I have not experienced the “pulling the plug” ritual as a family member or friend of the person who is dying. I know that many of you have had that experience, and I hope some of you might be wiling to share it. I have sometimes been in meetings with families of patients who are deciding whether to have artificial ventilation withdrawn. More often, I experience this medical ritual at the points where it intersects with religious rituals. That often happens before the tube is withdrawn, when loved ones are saying their farewells. I usually anoint the patient within a ritual that includes the Apostolic Pardon and the Commendation of the Dying. Sometimes I do that after the tube has been withdrawn but the patient is sill alive. The other point of intersection is after the patient dies. The Church has a ritual for that too, including prayers, a reading and a litany. Most of the time, I do one or the other, depending on when I receive the call and am able to get there. On a few occasions, I have anointed patients who died soon afterward and I have remained to lead the prayers for the dead.
Whether or not we embalm, is it not curious that we willingly pass off responsibility for intimate rituals associated with attending to dead bodies? . . . It is worth noting that professionalizing the care of the dead is a relatively modern phenomenon.Page 161
For all of us–Jewish or not, religious or secular–such rituals should prompt questions about how we might honor the bodies of the deceased.Page 164
The first of these quotes follows Dr. Dugdale’s description of the embalming process, as practiced by Jenn Park-Mustacchio. The second follows her description of the traditional Jewish practice of tahara. The first practice is secular, professional, and individual. The second is religious and communal. In the questions Dr. Dugdale raises, she refers to “the care of” and “honor” of dead bodies. I think Dr. Dugdale asks good questions about how we care for and honor the bodies of our loved one’s. But I think the more basic questions is, “do we care for and honor the bodies of our loved one’s?” Do we regard the bodies of loved one’s as worth caring for and honoring?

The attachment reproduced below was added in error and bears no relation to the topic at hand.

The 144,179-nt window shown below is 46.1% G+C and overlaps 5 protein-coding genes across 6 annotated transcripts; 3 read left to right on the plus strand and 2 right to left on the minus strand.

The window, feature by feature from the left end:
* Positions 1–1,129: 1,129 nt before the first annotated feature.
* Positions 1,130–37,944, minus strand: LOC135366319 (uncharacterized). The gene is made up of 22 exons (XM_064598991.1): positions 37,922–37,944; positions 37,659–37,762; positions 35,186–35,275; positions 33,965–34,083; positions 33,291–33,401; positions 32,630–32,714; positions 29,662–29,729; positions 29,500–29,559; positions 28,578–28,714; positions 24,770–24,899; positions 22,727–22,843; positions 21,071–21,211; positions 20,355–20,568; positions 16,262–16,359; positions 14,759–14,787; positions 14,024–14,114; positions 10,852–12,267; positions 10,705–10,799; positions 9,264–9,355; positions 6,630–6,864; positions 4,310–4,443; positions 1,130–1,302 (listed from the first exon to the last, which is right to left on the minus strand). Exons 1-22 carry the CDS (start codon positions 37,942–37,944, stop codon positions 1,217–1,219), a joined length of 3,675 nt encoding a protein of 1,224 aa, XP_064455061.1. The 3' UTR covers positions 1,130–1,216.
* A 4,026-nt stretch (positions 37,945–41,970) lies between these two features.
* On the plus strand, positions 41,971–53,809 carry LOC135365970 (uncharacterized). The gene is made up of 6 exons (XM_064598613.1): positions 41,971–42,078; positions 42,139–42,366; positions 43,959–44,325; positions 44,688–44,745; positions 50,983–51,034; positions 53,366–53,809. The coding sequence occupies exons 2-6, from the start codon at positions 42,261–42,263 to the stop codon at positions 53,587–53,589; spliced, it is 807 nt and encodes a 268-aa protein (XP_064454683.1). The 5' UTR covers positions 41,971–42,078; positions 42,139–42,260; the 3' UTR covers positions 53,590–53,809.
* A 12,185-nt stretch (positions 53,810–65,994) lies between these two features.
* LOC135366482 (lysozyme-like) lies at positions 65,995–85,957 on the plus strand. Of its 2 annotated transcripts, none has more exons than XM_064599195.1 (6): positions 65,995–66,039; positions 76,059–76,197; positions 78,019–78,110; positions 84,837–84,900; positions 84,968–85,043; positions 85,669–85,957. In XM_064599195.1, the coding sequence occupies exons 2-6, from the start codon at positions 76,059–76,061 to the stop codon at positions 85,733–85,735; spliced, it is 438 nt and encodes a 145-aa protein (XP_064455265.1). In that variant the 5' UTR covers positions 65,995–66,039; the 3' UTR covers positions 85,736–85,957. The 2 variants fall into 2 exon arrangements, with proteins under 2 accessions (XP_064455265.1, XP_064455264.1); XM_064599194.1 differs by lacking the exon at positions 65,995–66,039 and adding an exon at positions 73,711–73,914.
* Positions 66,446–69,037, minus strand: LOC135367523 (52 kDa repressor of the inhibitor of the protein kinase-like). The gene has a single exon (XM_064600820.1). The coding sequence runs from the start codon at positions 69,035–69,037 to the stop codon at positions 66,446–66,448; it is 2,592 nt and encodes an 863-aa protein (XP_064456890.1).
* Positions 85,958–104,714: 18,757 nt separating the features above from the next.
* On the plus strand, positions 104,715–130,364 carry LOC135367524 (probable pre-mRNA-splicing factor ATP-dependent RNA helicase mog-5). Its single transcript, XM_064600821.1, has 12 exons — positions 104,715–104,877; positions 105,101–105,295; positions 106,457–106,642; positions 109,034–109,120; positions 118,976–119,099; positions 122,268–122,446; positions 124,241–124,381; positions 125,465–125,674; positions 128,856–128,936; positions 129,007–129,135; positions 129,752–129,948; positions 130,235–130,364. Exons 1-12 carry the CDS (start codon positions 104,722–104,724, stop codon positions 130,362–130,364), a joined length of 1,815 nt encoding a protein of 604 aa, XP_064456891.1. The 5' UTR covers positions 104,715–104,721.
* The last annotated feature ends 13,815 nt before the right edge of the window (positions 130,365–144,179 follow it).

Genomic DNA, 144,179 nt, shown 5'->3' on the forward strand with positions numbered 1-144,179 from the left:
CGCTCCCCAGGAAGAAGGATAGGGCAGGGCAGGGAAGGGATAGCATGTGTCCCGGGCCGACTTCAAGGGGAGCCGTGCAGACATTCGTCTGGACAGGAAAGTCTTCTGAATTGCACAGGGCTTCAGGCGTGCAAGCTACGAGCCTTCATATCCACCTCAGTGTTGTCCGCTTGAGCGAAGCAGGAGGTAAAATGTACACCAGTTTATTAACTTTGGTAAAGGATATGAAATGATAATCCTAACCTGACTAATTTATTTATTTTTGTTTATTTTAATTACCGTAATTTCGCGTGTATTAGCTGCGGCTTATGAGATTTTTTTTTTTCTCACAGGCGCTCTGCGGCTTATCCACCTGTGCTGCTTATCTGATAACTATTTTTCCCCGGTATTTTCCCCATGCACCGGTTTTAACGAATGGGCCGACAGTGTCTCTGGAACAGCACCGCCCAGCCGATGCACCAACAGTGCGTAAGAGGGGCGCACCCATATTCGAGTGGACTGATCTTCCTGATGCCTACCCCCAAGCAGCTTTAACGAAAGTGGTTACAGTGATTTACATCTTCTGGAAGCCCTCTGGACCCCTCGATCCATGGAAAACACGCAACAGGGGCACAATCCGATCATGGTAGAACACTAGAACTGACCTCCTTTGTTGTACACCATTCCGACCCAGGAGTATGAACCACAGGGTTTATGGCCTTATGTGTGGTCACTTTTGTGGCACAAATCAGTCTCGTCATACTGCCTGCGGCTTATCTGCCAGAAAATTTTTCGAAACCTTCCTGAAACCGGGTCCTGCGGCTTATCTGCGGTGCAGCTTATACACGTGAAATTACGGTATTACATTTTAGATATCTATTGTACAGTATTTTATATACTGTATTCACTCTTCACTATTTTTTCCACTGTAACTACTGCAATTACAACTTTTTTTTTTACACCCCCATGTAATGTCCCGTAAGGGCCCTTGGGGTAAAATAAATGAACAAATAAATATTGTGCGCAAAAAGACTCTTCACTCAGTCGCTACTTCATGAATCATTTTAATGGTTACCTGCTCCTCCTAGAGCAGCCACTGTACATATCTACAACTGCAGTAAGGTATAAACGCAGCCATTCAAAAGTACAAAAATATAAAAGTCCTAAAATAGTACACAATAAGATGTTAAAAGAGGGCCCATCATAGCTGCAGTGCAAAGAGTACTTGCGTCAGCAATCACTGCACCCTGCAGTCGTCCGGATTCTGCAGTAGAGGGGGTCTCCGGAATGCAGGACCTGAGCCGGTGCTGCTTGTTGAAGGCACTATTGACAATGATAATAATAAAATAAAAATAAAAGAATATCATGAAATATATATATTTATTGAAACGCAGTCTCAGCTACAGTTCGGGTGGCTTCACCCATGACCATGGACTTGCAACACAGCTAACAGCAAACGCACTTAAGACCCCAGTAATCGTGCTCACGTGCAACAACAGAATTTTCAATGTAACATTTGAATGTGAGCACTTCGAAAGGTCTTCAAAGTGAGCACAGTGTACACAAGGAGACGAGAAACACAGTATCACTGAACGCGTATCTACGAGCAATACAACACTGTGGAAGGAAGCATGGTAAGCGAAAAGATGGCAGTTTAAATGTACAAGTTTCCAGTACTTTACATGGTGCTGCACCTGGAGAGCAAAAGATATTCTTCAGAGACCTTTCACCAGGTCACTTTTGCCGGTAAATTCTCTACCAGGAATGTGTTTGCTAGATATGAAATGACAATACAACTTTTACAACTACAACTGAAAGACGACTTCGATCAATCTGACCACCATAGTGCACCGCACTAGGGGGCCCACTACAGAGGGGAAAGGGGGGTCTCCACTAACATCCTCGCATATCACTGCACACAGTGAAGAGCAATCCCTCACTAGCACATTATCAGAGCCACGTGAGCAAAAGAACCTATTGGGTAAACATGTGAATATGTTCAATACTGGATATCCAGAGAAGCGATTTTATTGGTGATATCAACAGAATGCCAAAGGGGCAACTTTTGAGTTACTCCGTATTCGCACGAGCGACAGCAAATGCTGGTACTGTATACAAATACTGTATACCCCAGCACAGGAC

The Jewish practice of takara that Dr. Dugdale described includes talking or singing to dead bodies and showing concern for their modesty. That might seem silly or weird to modern people like us. But it is rooted in the Jewish understanding of the body as essential to a person’s identity. Christians inherited this from Jews, although we have frequently ignored this notion of bodily personhood that was essential to early Christian understandings of matter of faith like the resurrection of Jesus. Modern Christians too often think of heaven as a disembodied spiritual state of bliss. We do this despite professing faith in the “resurrection of the body” when we recite the Apostles Creed.
Do we care for and honor the bodies of our loved one’s? Do we think of dead bodies as integral parts of the persons whom we love? Do we treat dead bodies as having a worth or dignity that we ought to respect? Or is a dead body just a symbol of a person who is really just a spirit? Is the body something we can dispose of in whatever way we find spiritually meaningful? How do our cremation and burial practices imply answers to these questions? Lots of questions this week! I look forward to reading your answers.